It’s been an year since we announced Series A of our portfolio startup, Alpaca and now we are pleased to share about Series B that helped Alpaca raise $50M funding. The funding round was led by Tribe Capital in participation with Spark Capital, Social Leverage, Portage Ventures, Horizons Ventures, Positive Sum and Eldridge. After this Series B, the total funding amount of Alpaca has reached almost $72M.
Alpaca started with offering stock trading API for traders to better execute their trading strategies but later it also offered brokerage API for fintech companies allowing them to also offer stock trading to their consumers. This brokerage API has greatly helped Alpaca to expand its market reach.
With this Series B funding announcement, Alpaca has also shared about its upcoming crypto trading product using which customers will also be able to trade cryptocurrencies using Alpaca’s API.
By now offering its trading services to fintechs with consumer end users — the B2B2C model, if you will — Alpaca has expanded its market remit. Per the startup, the number of brokerage accounts it supports has risen some 1,500% this year to more than 100,000. The startup’s CEO, Yoshi Yokokawa, told TechCrunch that it expects to secure 100 partners for its equities trading tech by the end of 2021. That figure was zero at the end of 2020, before its embedded finance product was released.
Notably, Alpaca intends to make its service an anti-cost center by sharing PFOF revenues with partners that embed its fintech APIs. Yokokawa declined to share the PFOF split with customers, but our guess is that something around 15% to 25% makes sense, providing incentives to potential partners to choose Alpaca over rival tech while keeping enough top line on the Alpaca side of the ledger to continue building a venture-scale business.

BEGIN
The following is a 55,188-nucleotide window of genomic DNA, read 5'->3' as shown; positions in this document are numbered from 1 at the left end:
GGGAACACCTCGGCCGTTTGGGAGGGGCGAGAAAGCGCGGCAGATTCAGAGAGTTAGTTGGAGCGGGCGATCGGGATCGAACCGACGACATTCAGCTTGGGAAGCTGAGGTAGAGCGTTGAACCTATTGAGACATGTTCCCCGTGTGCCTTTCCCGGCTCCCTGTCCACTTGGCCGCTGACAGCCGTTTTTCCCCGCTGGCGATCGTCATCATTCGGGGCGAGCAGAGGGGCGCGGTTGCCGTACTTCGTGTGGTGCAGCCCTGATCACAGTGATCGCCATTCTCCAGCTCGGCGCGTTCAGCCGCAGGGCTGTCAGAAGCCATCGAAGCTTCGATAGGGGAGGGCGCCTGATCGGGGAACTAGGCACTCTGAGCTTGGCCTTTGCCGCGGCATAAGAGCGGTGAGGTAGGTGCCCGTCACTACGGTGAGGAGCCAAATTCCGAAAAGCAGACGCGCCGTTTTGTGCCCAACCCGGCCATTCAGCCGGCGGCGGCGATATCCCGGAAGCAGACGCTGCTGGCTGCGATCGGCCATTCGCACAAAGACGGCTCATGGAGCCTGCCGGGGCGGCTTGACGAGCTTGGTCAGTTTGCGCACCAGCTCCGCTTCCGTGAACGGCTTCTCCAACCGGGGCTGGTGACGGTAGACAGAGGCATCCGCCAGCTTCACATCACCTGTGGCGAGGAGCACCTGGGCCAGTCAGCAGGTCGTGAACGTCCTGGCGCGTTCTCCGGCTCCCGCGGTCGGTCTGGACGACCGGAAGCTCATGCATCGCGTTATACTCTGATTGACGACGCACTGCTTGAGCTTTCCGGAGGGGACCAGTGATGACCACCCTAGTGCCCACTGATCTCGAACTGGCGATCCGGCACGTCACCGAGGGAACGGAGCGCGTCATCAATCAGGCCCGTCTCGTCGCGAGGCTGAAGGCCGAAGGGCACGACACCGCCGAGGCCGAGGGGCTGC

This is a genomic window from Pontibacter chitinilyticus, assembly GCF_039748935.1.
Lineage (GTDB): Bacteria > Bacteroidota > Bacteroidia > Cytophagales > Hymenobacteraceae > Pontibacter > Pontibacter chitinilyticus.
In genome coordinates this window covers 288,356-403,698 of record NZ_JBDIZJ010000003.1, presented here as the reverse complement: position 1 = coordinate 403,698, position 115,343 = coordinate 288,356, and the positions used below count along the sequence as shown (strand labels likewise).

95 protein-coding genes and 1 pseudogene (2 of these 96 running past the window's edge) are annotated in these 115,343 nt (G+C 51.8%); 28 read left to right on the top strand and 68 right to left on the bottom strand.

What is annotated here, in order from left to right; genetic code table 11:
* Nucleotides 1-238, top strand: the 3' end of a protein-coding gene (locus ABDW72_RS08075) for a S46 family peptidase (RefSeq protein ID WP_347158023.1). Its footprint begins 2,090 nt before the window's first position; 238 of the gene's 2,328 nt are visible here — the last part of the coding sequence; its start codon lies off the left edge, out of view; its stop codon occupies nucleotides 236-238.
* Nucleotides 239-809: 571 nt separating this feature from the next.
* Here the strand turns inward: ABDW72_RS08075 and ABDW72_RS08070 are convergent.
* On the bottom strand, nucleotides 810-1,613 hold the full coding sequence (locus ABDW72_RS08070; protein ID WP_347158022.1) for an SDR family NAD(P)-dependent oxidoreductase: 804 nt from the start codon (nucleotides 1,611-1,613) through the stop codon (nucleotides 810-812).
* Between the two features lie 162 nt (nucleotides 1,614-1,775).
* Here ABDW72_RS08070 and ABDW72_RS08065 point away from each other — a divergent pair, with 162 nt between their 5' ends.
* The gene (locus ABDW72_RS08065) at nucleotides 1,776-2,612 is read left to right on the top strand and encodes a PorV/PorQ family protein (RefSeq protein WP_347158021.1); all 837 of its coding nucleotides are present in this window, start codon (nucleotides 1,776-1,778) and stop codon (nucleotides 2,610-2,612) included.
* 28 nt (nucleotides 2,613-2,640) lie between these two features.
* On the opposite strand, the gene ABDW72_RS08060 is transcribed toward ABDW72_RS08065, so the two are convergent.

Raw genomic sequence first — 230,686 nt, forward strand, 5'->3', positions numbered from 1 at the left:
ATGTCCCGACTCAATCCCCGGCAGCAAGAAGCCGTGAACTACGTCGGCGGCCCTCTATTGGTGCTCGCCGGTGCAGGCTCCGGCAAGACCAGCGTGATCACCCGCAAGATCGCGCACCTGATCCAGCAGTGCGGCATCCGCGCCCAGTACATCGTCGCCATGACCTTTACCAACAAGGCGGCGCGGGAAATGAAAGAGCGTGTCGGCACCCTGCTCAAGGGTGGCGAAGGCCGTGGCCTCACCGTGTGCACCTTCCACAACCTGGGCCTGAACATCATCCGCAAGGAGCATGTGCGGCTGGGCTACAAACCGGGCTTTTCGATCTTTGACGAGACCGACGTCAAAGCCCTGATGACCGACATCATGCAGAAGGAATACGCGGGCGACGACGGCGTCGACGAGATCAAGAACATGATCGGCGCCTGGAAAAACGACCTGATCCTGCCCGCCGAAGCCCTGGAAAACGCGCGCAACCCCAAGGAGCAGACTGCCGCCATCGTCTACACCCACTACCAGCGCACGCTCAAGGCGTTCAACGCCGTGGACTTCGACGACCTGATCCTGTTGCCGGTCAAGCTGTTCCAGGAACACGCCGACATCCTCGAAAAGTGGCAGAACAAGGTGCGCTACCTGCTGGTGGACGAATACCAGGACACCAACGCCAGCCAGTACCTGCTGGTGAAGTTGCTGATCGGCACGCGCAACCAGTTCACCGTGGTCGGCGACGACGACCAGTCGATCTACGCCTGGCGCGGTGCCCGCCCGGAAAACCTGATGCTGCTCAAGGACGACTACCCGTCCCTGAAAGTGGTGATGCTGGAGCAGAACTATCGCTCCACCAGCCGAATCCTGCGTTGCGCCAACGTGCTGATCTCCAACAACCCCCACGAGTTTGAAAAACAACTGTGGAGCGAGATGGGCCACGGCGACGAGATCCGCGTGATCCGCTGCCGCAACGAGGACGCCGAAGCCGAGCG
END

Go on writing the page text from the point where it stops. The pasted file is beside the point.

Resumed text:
The startup has big plans: It is moving into the cryptocurrency market, it announced this morning, and partnering with Plaid to make money transfer easier for investors. Recent results from Robinhood, a consumer trading platform popular in the United States, helped underscore just how lucrative crypto trading can be for platforms.
Why raise $50 million? TechCrunch was curious why the company would put so much capital onto its books in a single shot instead of raising a more modest round of, say, $25 million, still a healthy figure for a Series B and one closer in size to its preceding Series A.
Yokokawa said Alpaca has a lot of stuff to build. And to build it all is going to take a lot of folks. Alpaca had just 10 employees when COVID-19 hit, which means that the company has a lot of hiring in front of it. And the sorts of developers it needs, we suppose, aren’t going to come cheap.
Please read full story at TechCrunch.